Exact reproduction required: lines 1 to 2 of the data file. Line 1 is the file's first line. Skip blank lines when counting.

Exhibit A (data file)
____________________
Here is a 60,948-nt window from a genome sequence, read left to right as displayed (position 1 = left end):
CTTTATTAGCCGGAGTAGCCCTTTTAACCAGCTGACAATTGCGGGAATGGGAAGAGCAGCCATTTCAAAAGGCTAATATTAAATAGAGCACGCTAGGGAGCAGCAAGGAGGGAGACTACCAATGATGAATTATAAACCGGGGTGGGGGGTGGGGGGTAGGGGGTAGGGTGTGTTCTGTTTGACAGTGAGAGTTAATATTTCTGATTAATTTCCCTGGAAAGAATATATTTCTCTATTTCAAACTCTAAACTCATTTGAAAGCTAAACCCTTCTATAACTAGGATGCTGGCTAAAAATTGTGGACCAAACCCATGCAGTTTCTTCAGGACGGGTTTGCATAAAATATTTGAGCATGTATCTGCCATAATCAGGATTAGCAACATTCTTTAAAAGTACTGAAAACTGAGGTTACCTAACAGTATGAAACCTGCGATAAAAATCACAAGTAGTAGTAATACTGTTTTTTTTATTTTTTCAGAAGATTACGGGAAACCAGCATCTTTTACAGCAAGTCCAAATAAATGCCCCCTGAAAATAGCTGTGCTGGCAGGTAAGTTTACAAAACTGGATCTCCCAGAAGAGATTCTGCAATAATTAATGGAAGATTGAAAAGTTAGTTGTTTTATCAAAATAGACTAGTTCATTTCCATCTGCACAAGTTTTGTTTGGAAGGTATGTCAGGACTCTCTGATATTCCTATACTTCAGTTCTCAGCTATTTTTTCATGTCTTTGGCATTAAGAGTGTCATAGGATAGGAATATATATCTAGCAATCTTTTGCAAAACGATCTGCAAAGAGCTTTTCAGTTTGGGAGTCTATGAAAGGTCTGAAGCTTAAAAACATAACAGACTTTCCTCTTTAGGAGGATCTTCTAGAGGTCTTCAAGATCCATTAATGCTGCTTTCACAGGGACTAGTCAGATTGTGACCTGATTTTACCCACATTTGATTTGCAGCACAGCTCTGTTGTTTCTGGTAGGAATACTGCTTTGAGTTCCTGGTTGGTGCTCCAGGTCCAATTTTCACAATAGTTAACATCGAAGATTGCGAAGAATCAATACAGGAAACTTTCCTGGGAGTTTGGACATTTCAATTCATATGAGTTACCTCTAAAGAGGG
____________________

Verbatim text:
Here is a 60,948-nt window from a genome sequence, read left to right as displayed (position 1 = left end):
CTTTATTAGCCGGAGTAGCCCTTTTAACCAGCTGACAATTGCGGGAATGGGAAGAGCAGCCATTTCAAAAGGCTAATATTAAATAGAGCACGCTAGGGAGCAGCAAGGAGGGAGACTACCAATGATGAATTATAAACCGGGGTGGGGGGTGGGGGGTAGGGGGTAGGGTGTGTTCTGTTTGACAGTGAGAGTTAATATTTCTGATTAATTTCCCTGGAAAGAATATATTTCTCTATTTCAAACTCTAAACTCATTTGAAAGCTAAACCCTTCTATAACTAGGATGCTGGCTAAAAATTGTGGACCAAACCCATGCAGTTTCTTCAGGACGGGTTTGCATAAAATATTTGAGCATGTATCTGCCATAATCAGGATTAGCAACATTCTTTAAAAGTACTGAAAACTGAGGTTACCTAACAGTATGAAACCTGCGATAAAAATCACAAGTAGTAGTAATACTGTTTTTTTTATTTTTTCAGAAGATTACGGGAAACCAGCATCTTTTACAGCAAGTCCAAATAAATGCCCCCTGAAAATAGCTGTGCTGGCAGGTAAGTTTACAAAACTGGATCTCCCAGAAGAGATTCTGCAATAATTAATGGAAGATTGAAAAGTTAGTTGTTTTATCAAAATAGACTAGTTCATTTCCATCTGCACAAGTTTTGTTTGGAAGGTATGTCAGGACTCTCTGATATTCCTATACTTCAGTTCTCAGCTATTTTTTCATGTCTTTGGCATTAAGAGTGTCATAGGATAGGAATATATATCTAGCAATCTTTTGCAAAACGATCTGCAAAGAGCTTTTCAGTTTGGGAGTCTATGAAAGGTCTGAAGCTTAAAAACATAACAGACTTTCCTCTTTAGGAGGATCTTCTAGAGGTCTTCAAGATCCATTAATGCTGCTTTCACAGGGACTAGTCAGATTGTGACCTGATTTTACCCACATTTGATTTGCAGCACAGCTCTGTTGTTTCTGGTAGGAATACTGCTTTGAGTTCCTGGTTGGTGCTCCAGGTCCAATTTTCACAATAGTTAACATCGAAGATTGCGAAGAATCAATACAGGAAACTTTCCTGGGAGTTTGGACATTTCAATTCATATGAGTTACCTCTAAAGAGGG